The Wired Home: Part 10 of 12

The Wired Home: Part 10 of 12

You've put in the time and effort to carefully route your cabling behind the wall. Don't screw it up with a shoddy finishing job It may be true that you can't judge a book by its cover, but when it comes to the physical appearance of the visible portions of a structured wiring system, aesthetics can be a deciding factor in how the installation is perceived. You may have paid close attention to routing

You've put in the time and effort to carefully route your cabling behind the wall. Don't screw it up with a shoddy finishing job

It may be true that you can't judge a book by its cover, but when it comes to the physical appearance of the visible portions of a structured wiring system, aesthetics can be a deciding factor in how the installation is perceived. You may have paid close attention to routing the cabling in the wall cavity — which, it should be noted, the homeowner will never see — but a sloppy finishing job on things like terminations and faceplates will be the only tangible representation of your work. The proper trim-out, organization, and connection of the associated cables and terminations will not only help the system run smoothly but also give it the professional appearance desired by homeowners.

This 10th installment in a 12-part series of articles meant to prepare electrical contractors to take the test to be certified as home technology integrators (HTI), will address the trim-out phase of the project, which includes all the different ways the medium should be terminated, before exploring how to connect the subsystems to the structured media center after all the terminations have been completed.

Trim cables and install outlets.

The trim-out phase of a structured media installation includes termination of cables, connection of subsystems in the distribution panel, and testing to ensure connectivity. The tools and equipment you'll need to complete this phase of the job include the following:

  • Labels for the cabling

  • Wire snips or wire cutters

  • Cat. 5 UTP stripper

  • Impact/punchdown tool with 110-bit and blade

  • RG-6 quad-shield coax stripper

  • RG-6 quad-shield coax F-connector/crimper

  • Six- and eight-position telephone and Cat. 5 plug crimp tool

  • Multimeter or volt-ohm meter

  • Cat. 5 tester

  • Modular plug breakout adapter

  • Tone test set

  • Inductive probe

When terminating twisted-pair cables, take care to minimize the amount of untwist on the wires; it's essential that you have no more than 0.5 in. of untwist on the individual pairs. In fact, less is better. You can follow either the T568A or T568B wiring patterns, but only the former complies with the ANSI/TIA/EIA-570-A standard. If two jacks are installed in a single faceplate, each jack should be supplied by its own four-pair cable. If it's an RJ-45 jack, you must ensure that the outer jacket of the cable is captured by the small strain relief tab that's located inside the plug.

When terminating Cat. 5 cable, you should follow the recommendations outlined in the EIA/TIA-568-A standard. This standard defines line configuration when terminating cable and determines the order in which the wires should be placed in the connectors. Strip only as much cable jacket as required and take care to not untwist the wires or accidentally nick the insulation. Removing the cable jacket properly and terminating it securely ensures that every wire connection is made with full contact between the wire end and its termination point.

A wire punchdown/termination tool will press wire conductors into place and trim the wire in insulation displacement connectors (IDCs) and in QuickPort modular snap-in jacks. Push the tool's handle to engage one of its five interchangeable blades, which will terminate 22-, 24-, or 26-gauge solid wire into 110-style IDC punchdown blocks.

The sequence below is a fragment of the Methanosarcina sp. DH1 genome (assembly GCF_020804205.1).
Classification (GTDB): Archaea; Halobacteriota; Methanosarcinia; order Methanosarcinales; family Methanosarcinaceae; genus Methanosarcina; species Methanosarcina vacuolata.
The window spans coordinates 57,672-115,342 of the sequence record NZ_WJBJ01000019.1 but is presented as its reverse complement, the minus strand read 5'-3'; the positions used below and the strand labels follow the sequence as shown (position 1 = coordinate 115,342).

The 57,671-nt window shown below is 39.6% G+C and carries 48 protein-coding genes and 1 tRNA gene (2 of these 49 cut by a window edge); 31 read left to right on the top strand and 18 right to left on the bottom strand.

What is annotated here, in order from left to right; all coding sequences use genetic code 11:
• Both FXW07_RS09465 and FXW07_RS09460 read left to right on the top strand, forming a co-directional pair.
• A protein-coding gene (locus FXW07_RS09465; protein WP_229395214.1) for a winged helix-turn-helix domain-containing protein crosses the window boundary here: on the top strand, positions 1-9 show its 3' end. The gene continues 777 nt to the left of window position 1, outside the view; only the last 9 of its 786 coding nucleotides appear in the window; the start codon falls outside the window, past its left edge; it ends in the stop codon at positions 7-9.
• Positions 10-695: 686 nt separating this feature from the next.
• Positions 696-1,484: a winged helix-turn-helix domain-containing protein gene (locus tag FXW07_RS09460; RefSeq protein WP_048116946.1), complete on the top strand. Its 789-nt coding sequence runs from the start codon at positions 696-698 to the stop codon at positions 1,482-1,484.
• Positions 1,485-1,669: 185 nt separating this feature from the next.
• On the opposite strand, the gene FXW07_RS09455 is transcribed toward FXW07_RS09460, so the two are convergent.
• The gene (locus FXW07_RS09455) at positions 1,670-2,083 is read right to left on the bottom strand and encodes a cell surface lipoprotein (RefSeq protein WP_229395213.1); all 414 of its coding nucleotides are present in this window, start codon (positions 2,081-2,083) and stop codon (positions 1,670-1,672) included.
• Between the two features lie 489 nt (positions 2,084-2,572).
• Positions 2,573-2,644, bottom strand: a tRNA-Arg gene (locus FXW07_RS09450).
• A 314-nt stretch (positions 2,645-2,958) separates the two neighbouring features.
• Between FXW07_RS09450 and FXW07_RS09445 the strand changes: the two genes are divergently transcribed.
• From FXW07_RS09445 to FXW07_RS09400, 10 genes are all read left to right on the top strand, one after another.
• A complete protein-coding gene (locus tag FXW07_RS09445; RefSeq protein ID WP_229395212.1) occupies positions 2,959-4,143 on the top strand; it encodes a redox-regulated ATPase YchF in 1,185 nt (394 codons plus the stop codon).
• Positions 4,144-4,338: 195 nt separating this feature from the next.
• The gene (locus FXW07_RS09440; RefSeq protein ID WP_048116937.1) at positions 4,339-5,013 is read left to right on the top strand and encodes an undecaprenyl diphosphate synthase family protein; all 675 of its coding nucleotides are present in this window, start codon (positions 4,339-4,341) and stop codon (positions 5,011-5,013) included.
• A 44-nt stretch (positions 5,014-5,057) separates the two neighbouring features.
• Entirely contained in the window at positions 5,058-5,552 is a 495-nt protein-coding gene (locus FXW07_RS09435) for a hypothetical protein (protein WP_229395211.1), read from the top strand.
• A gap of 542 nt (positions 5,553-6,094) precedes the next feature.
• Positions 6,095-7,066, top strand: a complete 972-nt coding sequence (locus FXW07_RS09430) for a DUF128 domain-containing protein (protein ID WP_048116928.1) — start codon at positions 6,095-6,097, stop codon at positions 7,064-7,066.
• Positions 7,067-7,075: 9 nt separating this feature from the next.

EIA/TIA-570 standards recommend that you use eight-conductor jacks only with a T568A/B wiring pattern on the outlet end.

Each twisted-pair of conductors within a Cat. 5 cable is color-coded to correspond with the color-coding on the termination jack and the distribution module. And each pair is twisted at a different twist rate than the other pairs in the cable or bundle to give the cable greater immunity to interference.

Terminate each twisted-pair on its own color-coded location on the eight positions of a Cat. 5 jack. The color combination identifies the pair number (1 through 4) as well as the tip and ring wire within the pair. The Table (right) shows the wiring color codes standard for Cat. 5 cable.

You should terminate Cat. 5 cable in a Cat. 5 jack with 110 IDC connectors per the T568A wiring pattern. Use the same care as with the punch down process mentioned earlier. EIA/TIA-570 recommends the use of eight-conductor Cat. 5-compliant jacks only. Using the specialized tools discussed earlier, strip and punch down the jack. Adhere to the T568A/B wiring pattern and follow the color code as shown on the jack.

Follow this six-step procedure when attaching the RJ-45 connectors to a Cat. 5 cable.

  • Strip back 2 in. of sheathing from the cable.

  • Untwist the pairs and flatten and arrange them in the proper color-code order.

  • Trim the wires to 0.5 in. from the sheathing.

  • Insert the wires into the RJ-45 connector.

  • Make sure that each wire slides under the crimping ”teeth” in the connector and is far enough inside the connector to be crimped.

  • Crimp the connector using an RJ-45 ratchet-style crimper. Use a punchdown tool for all receptacles.

It's highly recommended that you perform Cat. 5 certification testing, also known as compliance testing, to verify your cable installation has been installed properly. Test all wiring for continuity, attenuation, crosstalk, and cable quality.

Audio cables.

Audio cables are specified and selected based on their size, or wire gauge. They're usually two-stranded conductors, 16-gauge or larger, and they aren't uniformly color-coded. Because one conductor in an audio cable can typically be distinguished from the other by markings or raised ridges on the insulation, special attention should be paid to polarity. In some instances, the conductor itself may have a different color. For instance, one may have a copper color, whereas the other has a silver color. You may even find the insulation on the conductors to be colored differently.

Audio cables are most commonly terminated on screw terminals or binding posts. First, split the insulation of the audio cable about 1 in. from its end. Then strip 0.5 in. of insulation from each individual strand of wire. Next, wrap the exposed wire around the screw terminal or binding post in a clockwise direction and tighten the set screw. Never wrap the wire more than 180∞ around the screw, as you may break the strands as you tighten the screw.

Coaxial cables.